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Architectural products safely 3D printed with Igus energy chain system

Architectural products safely 3D printed with Igus energy chain system

Whether creating unique store concepts, futuristic concrete stairs and modern building facades, Dutch architectural design company Aectual produces very special architectural projects with the help of its robot-driven XXL 3D printer. For reliable ‘lights-out’ robot operation, the designers opted for highly flexible chainflex cables in a triflex R energy chain with a pneumatic retraction system. In the seventh axis, an E4/light energy guide supplies the robot with energy and data.

Aectual manufactures custom-made floor coverings, features, walls and stairs that create a special, visual experience. Using 3D printing, Aectual can realise even the most complicated concepts of designers, project developers, builders and architects. These printed works of art can be found, for example, in Amsterdam’s Schiphol Airport, where 2,000 square metres of floor space with an integrated floor guidance system adorn the airport concourse. The facades and interior elements are manufactured with the printer, one of the largest of its kind in Europe and the only printer if its size that runs ‘lights-out’ – ie, remotely without server access.

The robot can print at speeds of up to half a metre per second. Aectual’s material extrusion technology is integrated directly into the robot. The raw material or granulate, which consists of bio-based or recycled material, is melted in the extruder and pushed directly into the push nozzle via a screw. The extruder uses several different sensors and driven components to control the process.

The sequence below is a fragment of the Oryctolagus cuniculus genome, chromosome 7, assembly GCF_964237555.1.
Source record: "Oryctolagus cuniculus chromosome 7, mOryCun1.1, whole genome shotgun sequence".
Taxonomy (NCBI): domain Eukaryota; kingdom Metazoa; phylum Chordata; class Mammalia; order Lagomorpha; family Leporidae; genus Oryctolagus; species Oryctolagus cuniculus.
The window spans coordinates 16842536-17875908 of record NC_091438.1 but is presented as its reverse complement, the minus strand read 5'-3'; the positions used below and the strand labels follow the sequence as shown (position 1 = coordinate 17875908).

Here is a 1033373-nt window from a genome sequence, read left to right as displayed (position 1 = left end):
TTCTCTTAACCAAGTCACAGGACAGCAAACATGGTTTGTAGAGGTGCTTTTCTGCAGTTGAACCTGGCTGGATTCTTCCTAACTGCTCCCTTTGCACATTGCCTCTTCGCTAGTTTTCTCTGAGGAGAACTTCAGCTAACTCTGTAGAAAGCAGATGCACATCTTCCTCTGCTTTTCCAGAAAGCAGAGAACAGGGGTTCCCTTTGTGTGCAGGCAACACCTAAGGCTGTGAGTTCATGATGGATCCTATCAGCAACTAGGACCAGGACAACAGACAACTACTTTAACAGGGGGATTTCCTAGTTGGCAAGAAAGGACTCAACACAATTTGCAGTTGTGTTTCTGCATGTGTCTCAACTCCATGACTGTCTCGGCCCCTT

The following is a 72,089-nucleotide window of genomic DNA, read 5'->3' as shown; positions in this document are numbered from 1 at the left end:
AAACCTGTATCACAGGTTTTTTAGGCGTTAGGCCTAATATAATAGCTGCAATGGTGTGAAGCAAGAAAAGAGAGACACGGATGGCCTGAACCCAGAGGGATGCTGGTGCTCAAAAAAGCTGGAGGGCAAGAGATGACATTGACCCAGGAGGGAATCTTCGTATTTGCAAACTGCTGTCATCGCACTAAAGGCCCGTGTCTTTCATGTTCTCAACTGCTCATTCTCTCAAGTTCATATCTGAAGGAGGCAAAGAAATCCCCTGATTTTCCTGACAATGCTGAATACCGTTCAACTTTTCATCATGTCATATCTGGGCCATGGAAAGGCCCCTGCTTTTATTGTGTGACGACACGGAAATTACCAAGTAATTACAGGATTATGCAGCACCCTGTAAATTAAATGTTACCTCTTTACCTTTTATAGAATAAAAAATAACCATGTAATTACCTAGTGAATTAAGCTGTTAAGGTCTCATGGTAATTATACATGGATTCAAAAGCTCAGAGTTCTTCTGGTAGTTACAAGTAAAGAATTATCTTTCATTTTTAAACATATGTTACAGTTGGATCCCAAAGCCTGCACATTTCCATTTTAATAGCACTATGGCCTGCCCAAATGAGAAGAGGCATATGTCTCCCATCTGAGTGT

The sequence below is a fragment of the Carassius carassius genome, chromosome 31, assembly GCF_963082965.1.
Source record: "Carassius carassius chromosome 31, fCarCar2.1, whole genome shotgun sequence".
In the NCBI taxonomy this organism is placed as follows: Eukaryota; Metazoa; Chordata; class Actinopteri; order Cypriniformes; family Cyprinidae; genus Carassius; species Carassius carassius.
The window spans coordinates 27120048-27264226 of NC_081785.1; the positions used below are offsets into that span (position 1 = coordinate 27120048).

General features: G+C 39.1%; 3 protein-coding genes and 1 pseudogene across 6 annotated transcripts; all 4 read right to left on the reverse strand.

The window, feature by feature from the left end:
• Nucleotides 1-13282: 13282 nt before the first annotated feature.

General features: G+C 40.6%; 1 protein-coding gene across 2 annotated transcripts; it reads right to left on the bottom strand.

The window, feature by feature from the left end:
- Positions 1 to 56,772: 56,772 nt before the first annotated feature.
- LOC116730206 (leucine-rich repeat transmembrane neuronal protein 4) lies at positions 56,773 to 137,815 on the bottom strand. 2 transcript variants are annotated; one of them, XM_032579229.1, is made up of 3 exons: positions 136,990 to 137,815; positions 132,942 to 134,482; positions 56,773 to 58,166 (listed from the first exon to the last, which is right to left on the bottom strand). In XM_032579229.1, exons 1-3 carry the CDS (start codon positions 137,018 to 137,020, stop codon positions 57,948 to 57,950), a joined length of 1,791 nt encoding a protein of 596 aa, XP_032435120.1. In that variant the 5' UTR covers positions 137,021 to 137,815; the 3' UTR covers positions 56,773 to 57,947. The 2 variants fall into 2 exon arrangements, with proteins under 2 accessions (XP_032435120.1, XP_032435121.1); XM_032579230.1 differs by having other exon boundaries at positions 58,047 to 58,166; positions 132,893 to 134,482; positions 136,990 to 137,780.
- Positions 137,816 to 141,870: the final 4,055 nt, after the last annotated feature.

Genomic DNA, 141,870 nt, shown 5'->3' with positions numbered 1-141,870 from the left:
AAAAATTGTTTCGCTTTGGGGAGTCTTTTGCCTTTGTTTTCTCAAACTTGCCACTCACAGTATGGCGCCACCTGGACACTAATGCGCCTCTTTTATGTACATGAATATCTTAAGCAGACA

When laying the material, using analogue and digital signal cables proved to be a challenge. The many cables should be arranged as compactly and robustly as possible to maintain lights-out operation. Motion plastics specialist Igus was able to supply the right cable protection system with its energy chains and cables.

“With the help of chainflex robot cables, we were able to make our system cleaner, more reliable and more efficient,” explains Hedwig Heinsman, co-founder and chief commercial officer at Aectual. “Since all cables have the same connectors, they can be easily replaced when they need to be changed. The design of the easy line replacement also gives us the opportunity to equip our extruder with other digital manufacturing tools in the future.”

All cables are guided safely by a triflex R energy chain, which is specially developed for three-dimensional applications on robots. It ensures there are no line twists or fails. Aectual relies on a pneumatic retraction system (RSP) to retract the cables on the robot head. “In this way, we guarantee safe guidance of the cables and hoses even with large arm diameters and very complex movements,” says Justin Leonard, e-chains director at Igus UK. “The retraction forces are infinitely adjustable to the individual application by using a pneumatic cylinder.”

As well as the six axes of the robot, Aectual also relies on Igus motion plastics products for supplying power to the robot’s seventh axis, where the developers use an E4/light energy chain to move the cables safely. The chain is characterised by its low weight, large interior space and a cost-effective price.

 

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